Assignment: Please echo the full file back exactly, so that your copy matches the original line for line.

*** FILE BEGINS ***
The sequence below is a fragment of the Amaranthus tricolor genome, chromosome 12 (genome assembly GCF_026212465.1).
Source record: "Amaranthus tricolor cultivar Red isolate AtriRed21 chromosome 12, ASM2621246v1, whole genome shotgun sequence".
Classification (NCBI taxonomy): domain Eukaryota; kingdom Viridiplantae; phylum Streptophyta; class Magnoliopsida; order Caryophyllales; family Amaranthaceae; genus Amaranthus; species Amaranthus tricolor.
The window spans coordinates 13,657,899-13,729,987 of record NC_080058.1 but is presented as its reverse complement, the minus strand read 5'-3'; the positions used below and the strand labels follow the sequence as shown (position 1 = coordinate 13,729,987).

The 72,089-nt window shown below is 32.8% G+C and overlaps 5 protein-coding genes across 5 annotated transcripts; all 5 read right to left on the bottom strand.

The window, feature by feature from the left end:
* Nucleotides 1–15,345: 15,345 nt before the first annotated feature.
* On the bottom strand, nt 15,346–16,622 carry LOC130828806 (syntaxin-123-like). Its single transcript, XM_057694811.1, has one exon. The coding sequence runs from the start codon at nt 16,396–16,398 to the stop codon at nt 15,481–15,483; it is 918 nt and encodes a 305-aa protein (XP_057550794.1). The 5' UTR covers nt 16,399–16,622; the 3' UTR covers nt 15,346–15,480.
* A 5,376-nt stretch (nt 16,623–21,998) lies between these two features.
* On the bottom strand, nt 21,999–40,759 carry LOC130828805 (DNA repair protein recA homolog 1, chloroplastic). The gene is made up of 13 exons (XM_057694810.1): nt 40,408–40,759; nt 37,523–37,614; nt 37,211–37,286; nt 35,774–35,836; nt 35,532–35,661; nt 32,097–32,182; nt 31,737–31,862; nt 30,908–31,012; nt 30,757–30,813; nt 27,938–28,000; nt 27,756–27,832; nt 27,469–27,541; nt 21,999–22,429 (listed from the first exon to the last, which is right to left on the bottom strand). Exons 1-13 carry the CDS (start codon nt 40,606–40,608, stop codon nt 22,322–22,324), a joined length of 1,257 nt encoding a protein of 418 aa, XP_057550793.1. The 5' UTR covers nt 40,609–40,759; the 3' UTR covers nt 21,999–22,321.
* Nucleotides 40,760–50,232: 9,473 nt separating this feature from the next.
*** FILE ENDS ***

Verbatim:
The sequence below is a fragment of the Amaranthus tricolor genome, chromosome 12 (genome assembly GCF_026212465.1).
Source record: "Amaranthus tricolor cultivar Red isolate AtriRed21 chromosome 12, ASM2621246v1, whole genome shotgun sequence".
Classification (NCBI taxonomy): domain Eukaryota; kingdom Viridiplantae; phylum Streptophyta; class Magnoliopsida; order Caryophyllales; family Amaranthaceae; genus Amaranthus; species Amaranthus tricolor.
The window spans coordinates 13,657,899-13,729,987 of record NC_080058.1 but is presented as its reverse complement, the minus strand read 5'-3'; the positions used below and the strand labels follow the sequence as shown (position 1 = coordinate 13,729,987).

The 72,089-nt window shown below is 32.8% G+C and overlaps 5 protein-coding genes across 5 annotated transcripts; all 5 read right to left on the bottom strand.

The window, feature by feature from the left end:
* Nucleotides 1–15,345: 15,345 nt before the first annotated feature.
* On the bottom strand, nt 15,346–16,622 carry LOC130828806 (syntaxin-123-like). Its single transcript, XM_057694811.1, has one exon. The coding sequence runs from the start codon at nt 16,396–16,398 to the stop codon at nt 15,481–15,483; it is 918 nt and encodes a 305-aa protein (XP_057550794.1). The 5' UTR covers nt 16,399–16,622; the 3' UTR covers nt 15,346–15,480.
* A 5,376-nt stretch (nt 16,623–21,998) lies between these two features.
* On the bottom strand, nt 21,999–40,759 carry LOC130828805 (DNA repair protein recA homolog 1, chloroplastic). The gene is made up of 13 exons (XM_057694810.1): nt 40,408–40,759; nt 37,523–37,614; nt 37,211–37,286; nt 35,774–35,836; nt 35,532–35,661; nt 32,097–32,182; nt 31,737–31,862; nt 30,908–31,012; nt 30,757–30,813; nt 27,938–28,000; nt 27,756–27,832; nt 27,469–27,541; nt 21,999–22,429 (listed from the first exon to the last, which is right to left on the bottom strand). Exons 1-13 carry the CDS (start codon nt 40,606–40,608, stop codon nt 22,322–22,324), a joined length of 1,257 nt encoding a protein of 418 aa, XP_057550793.1. The 5' UTR covers nt 40,609–40,759; the 3' UTR covers nt 21,999–22,321.
* Nucleotides 40,760–50,232: 9,473 nt separating this feature from the next.